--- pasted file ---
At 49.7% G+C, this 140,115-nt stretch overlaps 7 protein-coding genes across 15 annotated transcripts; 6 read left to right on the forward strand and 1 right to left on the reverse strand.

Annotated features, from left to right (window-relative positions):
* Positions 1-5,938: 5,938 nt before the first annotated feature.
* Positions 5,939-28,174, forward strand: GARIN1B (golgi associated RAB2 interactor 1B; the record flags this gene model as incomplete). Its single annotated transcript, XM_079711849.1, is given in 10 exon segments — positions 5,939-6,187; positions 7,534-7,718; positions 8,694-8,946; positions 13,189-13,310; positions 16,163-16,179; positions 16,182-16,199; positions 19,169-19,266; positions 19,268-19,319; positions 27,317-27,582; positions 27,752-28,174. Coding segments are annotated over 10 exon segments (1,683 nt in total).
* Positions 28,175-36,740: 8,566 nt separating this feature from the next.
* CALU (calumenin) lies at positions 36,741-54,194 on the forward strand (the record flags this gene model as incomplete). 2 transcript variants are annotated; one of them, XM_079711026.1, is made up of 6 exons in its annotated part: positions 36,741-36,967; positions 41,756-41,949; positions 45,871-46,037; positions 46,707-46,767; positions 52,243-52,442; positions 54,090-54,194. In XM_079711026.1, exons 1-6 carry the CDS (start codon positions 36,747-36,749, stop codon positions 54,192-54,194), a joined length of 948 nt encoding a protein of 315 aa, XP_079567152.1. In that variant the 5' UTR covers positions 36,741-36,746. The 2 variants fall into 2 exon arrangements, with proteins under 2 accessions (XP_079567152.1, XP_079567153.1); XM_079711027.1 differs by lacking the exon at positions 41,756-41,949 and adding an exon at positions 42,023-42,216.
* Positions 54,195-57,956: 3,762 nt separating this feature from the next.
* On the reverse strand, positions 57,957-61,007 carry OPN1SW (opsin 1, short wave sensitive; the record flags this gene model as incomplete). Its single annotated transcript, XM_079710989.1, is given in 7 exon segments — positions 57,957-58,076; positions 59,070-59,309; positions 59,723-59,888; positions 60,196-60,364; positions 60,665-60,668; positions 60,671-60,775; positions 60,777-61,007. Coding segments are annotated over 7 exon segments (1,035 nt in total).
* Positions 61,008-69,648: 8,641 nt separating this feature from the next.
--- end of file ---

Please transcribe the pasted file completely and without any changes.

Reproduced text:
At 49.7% G+C, this 140,115-nt stretch overlaps 7 protein-coding genes across 15 annotated transcripts; 6 read left to right on the forward strand and 1 right to left on the reverse strand.

Annotated features, from left to right (window-relative positions):
* Positions 1-5,938: 5,938 nt before the first annotated feature.
* Positions 5,939-28,174, forward strand: GARIN1B (golgi associated RAB2 interactor 1B; the record flags this gene model as incomplete). Its single annotated transcript, XM_079711849.1, is given in 10 exon segments — positions 5,939-6,187; positions 7,534-7,718; positions 8,694-8,946; positions 13,189-13,310; positions 16,163-16,179; positions 16,182-16,199; positions 19,169-19,266; positions 19,268-19,319; positions 27,317-27,582; positions 27,752-28,174. Coding segments are annotated over 10 exon segments (1,683 nt in total).
* Positions 28,175-36,740: 8,566 nt separating this feature from the next.
* CALU (calumenin) lies at positions 36,741-54,194 on the forward strand (the record flags this gene model as incomplete). 2 transcript variants are annotated; one of them, XM_079711026.1, is made up of 6 exons in its annotated part: positions 36,741-36,967; positions 41,756-41,949; positions 45,871-46,037; positions 46,707-46,767; positions 52,243-52,442; positions 54,090-54,194. In XM_079711026.1, exons 1-6 carry the CDS (start codon positions 36,747-36,749, stop codon positions 54,192-54,194), a joined length of 948 nt encoding a protein of 315 aa, XP_079567152.1. In that variant the 5' UTR covers positions 36,741-36,746. The 2 variants fall into 2 exon arrangements, with proteins under 2 accessions (XP_079567152.1, XP_079567153.1); XM_079711027.1 differs by lacking the exon at positions 41,756-41,949 and adding an exon at positions 42,023-42,216.
* Positions 54,195-57,956: 3,762 nt separating this feature from the next.
* On the reverse strand, positions 57,957-61,007 carry OPN1SW (opsin 1, short wave sensitive; the record flags this gene model as incomplete). Its single annotated transcript, XM_079710989.1, is given in 7 exon segments — positions 57,957-58,076; positions 59,070-59,309; positions 59,723-59,888; positions 60,196-60,364; positions 60,665-60,668; positions 60,671-60,775; positions 60,777-61,007. Coding segments are annotated over 7 exon segments (1,035 nt in total).
* Positions 61,008-69,648: 8,641 nt separating this feature from the next.